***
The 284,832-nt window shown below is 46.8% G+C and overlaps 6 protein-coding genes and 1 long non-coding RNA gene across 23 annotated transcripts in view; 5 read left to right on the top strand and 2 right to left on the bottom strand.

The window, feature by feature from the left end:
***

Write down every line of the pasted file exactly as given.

The 284,832-nt window shown below is 46.8% G+C and overlaps 6 protein-coding genes and 1 long non-coding RNA gene across 23 annotated transcripts in view; 5 read left to right on the top strand and 2 right to left on the bottom strand.

The window, feature by feature from the left end: